Saturday, 3 August 2013

From Gold Ore to Gold Mud

Gold Mud In many South African mines (though not in East Driefontein), the rock is sorted before processing. Electronic sorting devices are now being developed to separate gold-bearing ore from non-gold rock automatically on the conveyors.

Not all the rock can be replaced in galleries which have been worked dry. Some is removed and trans-ported directly to huge dumps many feet high and sometimes many hundreds of feet long. These dumps have become an emblem of South African gold mining.

Ore brought to the surface is hammered into chunks no bigger than six cubic inches. Non-gold ore is separated from the rest and removed. The remaining ore is directed through various mills, into which water is fed: The result is a thin kind of mud.

Sodium cyanide is then added and the combination goes into a mixing tank. Under intense air pressure, the gold dissolves. Then extraction begins. This cyanide process is remarkably effective. In East Driefontein, a ton of ore contains about 19.3 grams of metallic gold that is, two parts gold to a hundred thousand parts of rock. The cyanide process extracts some ninety-five percent of the gold. In many mines, the mud is amalgamated before the cyanide process begins by being poured over copper beds coated with mercury. Most of the gold amalgamates with the mercury and then, as described earlier, the gold can be extracted in pure form by simple distillation. Amalgamation followed by the cyanide process can extract as much as ninety-seven percent of the gold in the mud.

After the cyanide treatment, the solution is fed into rotating filter drums. The particles of mud are almost completely cleared of gold which has joined a solution with sodium cyanide and oxygen. Thus, after filtering, only lumps of mud are left. Of no further value, they are liquefied again and pumped to dumps where the water gradually evaporates.

From Gold Mud to Gold

Gold is removed from the gold-bearing cyanide solution by precipitation with zinc dust. A new mud is formed, one which is very rich in gold. The particles of mud are separated in filter presses from the solution which is then pumped back into the production cycle.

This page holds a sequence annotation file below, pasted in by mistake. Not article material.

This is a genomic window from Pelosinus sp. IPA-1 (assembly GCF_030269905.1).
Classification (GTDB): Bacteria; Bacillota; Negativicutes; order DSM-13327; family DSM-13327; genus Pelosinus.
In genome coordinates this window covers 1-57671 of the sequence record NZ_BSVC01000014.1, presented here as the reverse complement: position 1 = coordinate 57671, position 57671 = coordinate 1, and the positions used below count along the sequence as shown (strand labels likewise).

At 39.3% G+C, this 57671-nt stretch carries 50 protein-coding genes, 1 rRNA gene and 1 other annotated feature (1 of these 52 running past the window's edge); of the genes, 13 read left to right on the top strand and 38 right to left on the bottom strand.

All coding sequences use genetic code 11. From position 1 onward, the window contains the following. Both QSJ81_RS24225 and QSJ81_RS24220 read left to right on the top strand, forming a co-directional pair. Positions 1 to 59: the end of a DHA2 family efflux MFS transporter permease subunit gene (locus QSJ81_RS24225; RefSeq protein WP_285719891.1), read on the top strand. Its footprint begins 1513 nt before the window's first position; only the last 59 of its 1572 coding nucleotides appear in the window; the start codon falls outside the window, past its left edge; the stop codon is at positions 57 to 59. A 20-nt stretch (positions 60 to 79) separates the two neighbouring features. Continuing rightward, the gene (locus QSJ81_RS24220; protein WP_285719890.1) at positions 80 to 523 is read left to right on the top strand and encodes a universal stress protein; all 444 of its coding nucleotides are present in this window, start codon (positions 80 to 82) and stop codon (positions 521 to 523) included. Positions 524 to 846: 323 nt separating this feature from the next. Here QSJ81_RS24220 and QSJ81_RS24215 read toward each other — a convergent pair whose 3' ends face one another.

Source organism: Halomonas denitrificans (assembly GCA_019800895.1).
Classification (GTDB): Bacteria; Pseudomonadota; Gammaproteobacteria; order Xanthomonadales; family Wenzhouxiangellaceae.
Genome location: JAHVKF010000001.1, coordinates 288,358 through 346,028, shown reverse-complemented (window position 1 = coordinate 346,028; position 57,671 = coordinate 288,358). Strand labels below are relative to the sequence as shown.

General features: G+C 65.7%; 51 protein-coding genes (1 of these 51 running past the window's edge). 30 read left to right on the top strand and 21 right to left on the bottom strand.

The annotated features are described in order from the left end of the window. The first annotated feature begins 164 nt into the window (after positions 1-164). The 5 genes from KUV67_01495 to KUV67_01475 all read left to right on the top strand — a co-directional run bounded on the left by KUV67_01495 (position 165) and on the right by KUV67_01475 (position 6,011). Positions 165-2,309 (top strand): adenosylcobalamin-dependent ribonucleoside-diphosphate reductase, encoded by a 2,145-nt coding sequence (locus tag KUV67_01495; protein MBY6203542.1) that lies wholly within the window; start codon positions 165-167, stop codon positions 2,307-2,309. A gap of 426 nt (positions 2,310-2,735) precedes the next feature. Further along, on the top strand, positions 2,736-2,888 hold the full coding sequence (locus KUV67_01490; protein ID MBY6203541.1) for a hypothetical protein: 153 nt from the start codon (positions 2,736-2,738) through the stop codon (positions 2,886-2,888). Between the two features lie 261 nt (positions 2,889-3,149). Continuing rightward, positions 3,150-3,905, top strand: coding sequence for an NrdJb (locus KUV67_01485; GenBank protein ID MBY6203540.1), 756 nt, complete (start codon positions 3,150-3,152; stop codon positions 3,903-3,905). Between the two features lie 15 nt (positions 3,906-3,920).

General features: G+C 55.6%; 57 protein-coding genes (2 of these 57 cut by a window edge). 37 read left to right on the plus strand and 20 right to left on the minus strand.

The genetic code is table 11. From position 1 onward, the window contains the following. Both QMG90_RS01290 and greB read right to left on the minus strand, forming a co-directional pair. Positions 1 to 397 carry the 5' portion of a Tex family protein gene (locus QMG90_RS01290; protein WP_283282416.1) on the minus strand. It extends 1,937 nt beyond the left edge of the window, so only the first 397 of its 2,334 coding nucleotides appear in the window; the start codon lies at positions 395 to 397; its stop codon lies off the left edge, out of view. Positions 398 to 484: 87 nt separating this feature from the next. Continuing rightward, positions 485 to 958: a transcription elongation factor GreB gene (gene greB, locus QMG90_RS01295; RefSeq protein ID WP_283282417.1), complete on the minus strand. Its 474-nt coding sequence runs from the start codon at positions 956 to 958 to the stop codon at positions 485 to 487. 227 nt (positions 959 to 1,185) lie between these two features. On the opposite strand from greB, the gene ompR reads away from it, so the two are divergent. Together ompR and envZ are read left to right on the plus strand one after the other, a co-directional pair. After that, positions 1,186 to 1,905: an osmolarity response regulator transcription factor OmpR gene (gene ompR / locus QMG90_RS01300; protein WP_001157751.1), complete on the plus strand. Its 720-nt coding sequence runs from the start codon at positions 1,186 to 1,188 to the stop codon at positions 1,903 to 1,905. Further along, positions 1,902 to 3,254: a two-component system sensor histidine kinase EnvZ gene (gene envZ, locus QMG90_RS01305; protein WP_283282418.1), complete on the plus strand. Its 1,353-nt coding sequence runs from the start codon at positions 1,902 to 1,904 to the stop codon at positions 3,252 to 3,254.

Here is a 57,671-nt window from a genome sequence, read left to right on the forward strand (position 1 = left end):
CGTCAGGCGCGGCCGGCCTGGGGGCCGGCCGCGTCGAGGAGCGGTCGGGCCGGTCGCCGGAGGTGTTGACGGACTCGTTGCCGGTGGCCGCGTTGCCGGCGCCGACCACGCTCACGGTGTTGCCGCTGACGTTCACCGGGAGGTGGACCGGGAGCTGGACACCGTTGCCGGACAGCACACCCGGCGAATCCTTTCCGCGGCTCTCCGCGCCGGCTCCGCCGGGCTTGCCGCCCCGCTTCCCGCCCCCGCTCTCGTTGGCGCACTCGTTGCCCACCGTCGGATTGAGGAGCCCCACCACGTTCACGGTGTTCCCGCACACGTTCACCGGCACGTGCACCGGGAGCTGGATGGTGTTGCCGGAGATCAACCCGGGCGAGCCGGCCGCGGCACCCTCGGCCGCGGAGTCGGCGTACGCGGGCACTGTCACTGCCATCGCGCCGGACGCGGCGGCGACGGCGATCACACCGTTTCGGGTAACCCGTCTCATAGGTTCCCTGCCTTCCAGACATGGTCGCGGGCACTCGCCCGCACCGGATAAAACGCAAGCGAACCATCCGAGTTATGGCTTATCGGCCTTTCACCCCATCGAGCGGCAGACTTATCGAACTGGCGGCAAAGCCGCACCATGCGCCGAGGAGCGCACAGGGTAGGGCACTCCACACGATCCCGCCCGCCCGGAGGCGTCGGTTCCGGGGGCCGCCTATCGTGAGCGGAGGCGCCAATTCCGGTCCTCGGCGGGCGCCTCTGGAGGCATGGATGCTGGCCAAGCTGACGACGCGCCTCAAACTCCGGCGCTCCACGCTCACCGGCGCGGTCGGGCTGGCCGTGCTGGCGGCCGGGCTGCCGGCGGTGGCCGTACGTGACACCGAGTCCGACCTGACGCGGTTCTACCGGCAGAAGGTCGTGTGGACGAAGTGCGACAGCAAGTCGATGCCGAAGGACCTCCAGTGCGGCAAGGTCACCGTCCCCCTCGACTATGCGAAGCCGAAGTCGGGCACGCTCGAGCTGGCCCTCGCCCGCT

Sodium cyanide and mercury are highly poisonous materials. In the old days, poisoning of personnel handling the process used to occur regularly and was often fatal. That danger has now been largely eliminated. A virtue of automation is that relatively few people have to handle the poisonous materials. In East Driefontein, three men a shift usually handle the entire cycle of processing and separation. The operation is electronically controlled from a central chamber.

Cakes of mud, still damp after the filtering process, are dried in an oven, a process which oxidizes most of the other metals present in the mud. The conglomerate, hardened by heat treatment, is placed in an electric arc furnace together with slag-forming aggregates. The smelting operation, which takes about, two hours, disperses most of the remaining impurities. Bars of raw gold, the end product of the mining process are now cast.

A recent half-yearly reckoning of gold production at East Driefontein showed extraction of about 9,200 pounds of raw gold, making for a corresponding yield of about 7,900 pounds of fine gold. South African gold is very pure. On average, it contains eighty-eight percent pure gold, only nine percent silver and three percent other impurities.


From Gold Ore to Gold Mud South African mines are not permitted to sell their own gold on the world market. They are obliged by law to deliver all they produce to the Rand Re-finery in Germiston, near Johannesburg, the largest gold refinery in the world.

In refining, gold bars are melted down once more in crucibles and chlorine gas is piped into the solution. The gas combines with other metals and impurities to form chlorides which cling to the slag and the crucible walls. Gold emerging from this process is at least 99.6 percent pure.

That is adequate for the manufacture of gold bars and mint currency. So-called Good Delivery bars, weighing 400 troy ounces and taking the form of small bricks (the usual form in which gold is marketed), are sold exclusively by South African mines to the South African government. Depending on market conditions, the government either stores the bars in its gold reserves or places them on the gold markets of London and Zurich. 

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